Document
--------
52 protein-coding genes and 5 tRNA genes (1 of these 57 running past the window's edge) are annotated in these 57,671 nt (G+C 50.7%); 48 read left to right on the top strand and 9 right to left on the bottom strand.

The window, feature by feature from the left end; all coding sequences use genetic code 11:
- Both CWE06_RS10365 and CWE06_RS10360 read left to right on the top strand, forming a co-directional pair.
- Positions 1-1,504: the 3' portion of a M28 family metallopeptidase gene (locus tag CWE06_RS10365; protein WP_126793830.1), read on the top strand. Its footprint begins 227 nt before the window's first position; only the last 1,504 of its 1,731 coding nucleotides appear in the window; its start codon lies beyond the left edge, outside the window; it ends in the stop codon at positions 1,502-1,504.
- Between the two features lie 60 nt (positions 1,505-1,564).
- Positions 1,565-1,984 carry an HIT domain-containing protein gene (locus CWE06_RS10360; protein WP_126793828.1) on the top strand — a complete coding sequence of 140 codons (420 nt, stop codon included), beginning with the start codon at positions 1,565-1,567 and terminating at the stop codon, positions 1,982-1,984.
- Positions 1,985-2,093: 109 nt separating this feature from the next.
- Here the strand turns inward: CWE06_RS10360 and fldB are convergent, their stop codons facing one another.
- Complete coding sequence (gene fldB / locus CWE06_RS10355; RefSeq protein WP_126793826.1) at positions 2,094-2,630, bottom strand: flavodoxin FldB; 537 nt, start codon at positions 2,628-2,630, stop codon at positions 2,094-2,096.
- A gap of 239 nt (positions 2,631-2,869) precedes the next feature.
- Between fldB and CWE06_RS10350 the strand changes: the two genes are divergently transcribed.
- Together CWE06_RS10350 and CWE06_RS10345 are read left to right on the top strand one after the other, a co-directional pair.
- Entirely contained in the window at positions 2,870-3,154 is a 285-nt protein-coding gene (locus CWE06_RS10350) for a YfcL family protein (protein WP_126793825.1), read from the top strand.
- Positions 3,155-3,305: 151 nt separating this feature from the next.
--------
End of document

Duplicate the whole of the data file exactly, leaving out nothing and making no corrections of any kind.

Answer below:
52 protein-coding genes and 5 tRNA genes (1 of these 57 running past the window's edge) are annotated in these 57,671 nt (G+C 50.7%); 48 read left to right on the top strand and 9 right to left on the bottom strand.

The window, feature by feature from the left end; all coding sequences use genetic code 11:
- Both CWE06_RS10365 and CWE06_RS10360 read left to right on the top strand, forming a co-directional pair.
- Positions 1-1,504: the 3' portion of a M28 family metallopeptidase gene (locus tag CWE06_RS10365; protein WP_126793830.1), read on the top strand. Its footprint begins 227 nt before the window's first position; only the last 1,504 of its 1,731 coding nucleotides appear in the window; its start codon lies beyond the left edge, outside the window; it ends in the stop codon at positions 1,502-1,504.
- Between the two features lie 60 nt (positions 1,505-1,564).
- Positions 1,565-1,984 carry an HIT domain-containing protein gene (locus CWE06_RS10360; protein WP_126793828.1) on the top strand — a complete coding sequence of 140 codons (420 nt, stop codon included), beginning with the start codon at positions 1,565-1,567 and terminating at the stop codon, positions 1,982-1,984.
- Positions 1,985-2,093: 109 nt separating this feature from the next.
- Here the strand turns inward: CWE06_RS10360 and fldB are convergent, their stop codons facing one another.
- Complete coding sequence (gene fldB / locus CWE06_RS10355; RefSeq protein WP_126793826.1) at positions 2,094-2,630, bottom strand: flavodoxin FldB; 537 nt, start codon at positions 2,628-2,630, stop codon at positions 2,094-2,096.
- A gap of 239 nt (positions 2,631-2,869) precedes the next feature.
- Between fldB and CWE06_RS10350 the strand changes: the two genes are divergently transcribed.
- Together CWE06_RS10350 and CWE06_RS10345 are read left to right on the top strand one after the other, a co-directional pair.
- Entirely contained in the window at positions 2,870-3,154 is a 285-nt protein-coding gene (locus CWE06_RS10350) for a YfcL family protein (protein WP_126793825.1), read from the top strand.
- Positions 3,155-3,305: 151 nt separating this feature from the next.